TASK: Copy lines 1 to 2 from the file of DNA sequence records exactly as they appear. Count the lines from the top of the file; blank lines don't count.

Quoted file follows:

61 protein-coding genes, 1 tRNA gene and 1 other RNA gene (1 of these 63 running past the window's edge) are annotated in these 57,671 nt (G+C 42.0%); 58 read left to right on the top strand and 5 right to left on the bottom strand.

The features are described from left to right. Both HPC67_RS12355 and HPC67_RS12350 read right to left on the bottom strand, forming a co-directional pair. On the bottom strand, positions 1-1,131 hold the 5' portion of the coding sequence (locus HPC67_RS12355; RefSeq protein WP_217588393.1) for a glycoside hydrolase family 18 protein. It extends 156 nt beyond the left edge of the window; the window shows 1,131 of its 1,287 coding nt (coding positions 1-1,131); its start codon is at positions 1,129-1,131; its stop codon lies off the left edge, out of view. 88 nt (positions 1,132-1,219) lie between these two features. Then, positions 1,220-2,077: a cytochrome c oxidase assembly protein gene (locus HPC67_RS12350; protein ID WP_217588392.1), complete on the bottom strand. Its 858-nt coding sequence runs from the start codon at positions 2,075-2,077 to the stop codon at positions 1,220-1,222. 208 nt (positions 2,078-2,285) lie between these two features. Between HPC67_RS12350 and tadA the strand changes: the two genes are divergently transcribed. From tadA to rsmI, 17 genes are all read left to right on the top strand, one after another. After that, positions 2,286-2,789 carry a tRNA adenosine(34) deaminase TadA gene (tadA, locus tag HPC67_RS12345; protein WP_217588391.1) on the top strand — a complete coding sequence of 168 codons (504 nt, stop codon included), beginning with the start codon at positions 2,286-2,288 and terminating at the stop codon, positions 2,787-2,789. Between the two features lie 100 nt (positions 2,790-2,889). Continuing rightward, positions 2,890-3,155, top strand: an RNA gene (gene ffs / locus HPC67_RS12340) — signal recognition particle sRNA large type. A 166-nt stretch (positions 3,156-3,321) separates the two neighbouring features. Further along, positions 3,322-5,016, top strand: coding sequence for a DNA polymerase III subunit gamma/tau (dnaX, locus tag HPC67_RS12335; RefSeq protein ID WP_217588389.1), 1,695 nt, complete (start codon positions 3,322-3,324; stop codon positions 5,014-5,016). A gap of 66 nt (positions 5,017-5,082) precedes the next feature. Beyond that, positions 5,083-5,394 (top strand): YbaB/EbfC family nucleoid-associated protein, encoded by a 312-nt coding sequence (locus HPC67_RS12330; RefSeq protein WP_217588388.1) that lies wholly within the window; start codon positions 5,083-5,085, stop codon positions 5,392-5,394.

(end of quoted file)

61 protein-coding genes, 1 tRNA gene and 1 other RNA gene (1 of these 63 running past the window's edge) are annotated in these 57,671 nt (G+C 42.0%); 58 read left to right on the top strand and 5 right to left on the bottom strand.

The features are described from left to right. Both HPC67_RS12355 and HPC67_RS12350 read right to left on the bottom strand, forming a co-directional pair. On the bottom strand, positions 1-1,131 hold the 5' portion of the coding sequence (locus HPC67_RS12355; RefSeq protein WP_217588393.1) for a glycoside hydrolase family 18 protein. It extends 156 nt beyond the left edge of the window; the window shows 1,131 of its 1,287 coding nt (coding positions 1-1,131); its start codon is at positions 1,129-1,131; its stop codon lies off the left edge, out of view. 88 nt (positions 1,132-1,219) lie between these two features. Then, positions 1,220-2,077: a cytochrome c oxidase assembly protein gene (locus HPC67_RS12350; protein ID WP_217588392.1), complete on the bottom strand. Its 858-nt coding sequence runs from the start codon at positions 2,075-2,077 to the stop codon at positions 1,220-1,222. 208 nt (positions 2,078-2,285) lie between these two features. Between HPC67_RS12350 and tadA the strand changes: the two genes are divergently transcribed. From tadA to rsmI, 17 genes are all read left to right on the top strand, one after another. After that, positions 2,286-2,789 carry a tRNA adenosine(34) deaminase TadA gene (tadA, locus tag HPC67_RS12345; protein WP_217588391.1) on the top strand — a complete coding sequence of 168 codons (504 nt, stop codon included), beginning with the start codon at positions 2,286-2,288 and terminating at the stop codon, positions 2,787-2,789. Between the two features lie 100 nt (positions 2,790-2,889). Continuing rightward, positions 2,890-3,155, top strand: an RNA gene (gene ffs / locus HPC67_RS12340) — signal recognition particle sRNA large type. A 166-nt stretch (positions 3,156-3,321) separates the two neighbouring features. Further along, positions 3,322-5,016, top strand: coding sequence for a DNA polymerase III subunit gamma/tau (dnaX, locus tag HPC67_RS12335; RefSeq protein ID WP_217588389.1), 1,695 nt, complete (start codon positions 3,322-3,324; stop codon positions 5,014-5,016). A gap of 66 nt (positions 5,017-5,082) precedes the next feature. Beyond that, positions 5,083-5,394 (top strand): YbaB/EbfC family nucleoid-associated protein, encoded by a 312-nt coding sequence (locus HPC67_RS12330; RefSeq protein WP_217588388.1) that lies wholly within the window; start codon positions 5,083-5,085, stop codon positions 5,392-5,394.